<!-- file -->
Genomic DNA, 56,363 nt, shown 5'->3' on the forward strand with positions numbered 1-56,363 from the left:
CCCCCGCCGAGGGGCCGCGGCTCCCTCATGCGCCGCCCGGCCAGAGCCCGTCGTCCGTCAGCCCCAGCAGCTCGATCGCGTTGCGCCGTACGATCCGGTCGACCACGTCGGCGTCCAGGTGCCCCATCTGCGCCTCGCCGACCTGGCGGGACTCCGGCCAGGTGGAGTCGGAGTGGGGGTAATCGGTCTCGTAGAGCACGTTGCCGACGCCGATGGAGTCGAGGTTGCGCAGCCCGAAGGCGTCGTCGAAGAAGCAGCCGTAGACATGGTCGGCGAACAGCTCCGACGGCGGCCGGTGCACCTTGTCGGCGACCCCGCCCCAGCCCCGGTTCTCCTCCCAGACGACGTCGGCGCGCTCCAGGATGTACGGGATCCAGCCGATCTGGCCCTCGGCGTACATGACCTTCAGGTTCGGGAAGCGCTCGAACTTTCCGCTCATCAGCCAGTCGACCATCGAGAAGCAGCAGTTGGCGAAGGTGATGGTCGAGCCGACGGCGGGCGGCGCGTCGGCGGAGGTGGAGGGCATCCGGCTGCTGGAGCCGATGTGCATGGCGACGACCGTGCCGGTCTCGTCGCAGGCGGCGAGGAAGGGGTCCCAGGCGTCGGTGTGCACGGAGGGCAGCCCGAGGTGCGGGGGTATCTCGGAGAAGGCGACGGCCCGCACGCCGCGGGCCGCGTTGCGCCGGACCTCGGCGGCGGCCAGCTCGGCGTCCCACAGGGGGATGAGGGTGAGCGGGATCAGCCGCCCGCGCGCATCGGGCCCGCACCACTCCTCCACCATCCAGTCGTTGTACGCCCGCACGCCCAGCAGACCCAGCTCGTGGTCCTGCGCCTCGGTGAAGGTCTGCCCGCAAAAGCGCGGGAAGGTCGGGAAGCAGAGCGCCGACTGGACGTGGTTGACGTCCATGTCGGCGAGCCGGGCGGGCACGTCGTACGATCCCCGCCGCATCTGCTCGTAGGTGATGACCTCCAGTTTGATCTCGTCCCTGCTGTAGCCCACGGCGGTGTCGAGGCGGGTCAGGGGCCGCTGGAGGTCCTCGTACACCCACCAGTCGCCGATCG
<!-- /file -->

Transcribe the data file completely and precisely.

Genomic DNA, 56,363 nt, shown 5'->3' on the forward strand with positions numbered 1-56,363 from the left:
CCCCCGCCGAGGGGCCGCGGCTCCCTCATGCGCCGCCCGGCCAGAGCCCGTCGTCCGTCAGCCCCAGCAGCTCGATCGCGTTGCGCCGTACGATCCGGTCGACCACGTCGGCGTCCAGGTGCCCCATCTGCGCCTCGCCGACCTGGCGGGACTCCGGCCAGGTGGAGTCGGAGTGGGGGTAATCGGTCTCGTAGAGCACGTTGCCGACGCCGATGGAGTCGAGGTTGCGCAGCCCGAAGGCGTCGTCGAAGAAGCAGCCGTAGACATGGTCGGCGAACAGCTCCGACGGCGGCCGGTGCACCTTGTCGGCGACCCCGCCCCAGCCCCGGTTCTCCTCCCAGACGACGTCGGCGCGCTCCAGGATGTACGGGATCCAGCCGATCTGGCCCTCGGCGTACATGACCTTCAGGTTCGGGAAGCGCTCGAACTTTCCGCTCATCAGCCAGTCGACCATCGAGAAGCAGCAGTTGGCGAAGGTGATGGTCGAGCCGACGGCGGGCGGCGCGTCGGCGGAGGTGGAGGGCATCCGGCTGCTGGAGCCGATGTGCATGGCGACGACCGTGCCGGTCTCGTCGCAGGCGGCGAGGAAGGGGTCCCAGGCGTCGGTGTGCACGGAGGGCAGCCCGAGGTGCGGGGGTATCTCGGAGAAGGCGACGGCCCGCACGCCGCGGGCCGCGTTGCGCCGGACCTCGGCGGCGGCCAGCTCGGCGTCCCACAGGGGGATGAGGGTGAGCGGGATCAGCCGCCCGCGCGCATCGGGCCCGCACCACTCCTCCACCATCCAGTCGTTGTACGCCCGCACGCCCAGCAGACCCAGCTCGTGGTCCTGCGCCTCGGTGAAGGTCTGCCCGCAAAAGCGCGGGAAGGTCGGGAAGCAGAGCGCCGACTGGACGTGGTTGACGTCCATGTCGGCGAGCCGGGCGGGCACGTCGTACGATCCCCGCCGCATCTGCTCGTAGGTGATGACCTCCAGTTTGATCTCGTCCCTGCTGTAGCCCACGGCGGTGTCGAGGCGGGTCAGGGGCCGCTGGAGGTCCTCGTACACCCACCAGTCGCCGATCG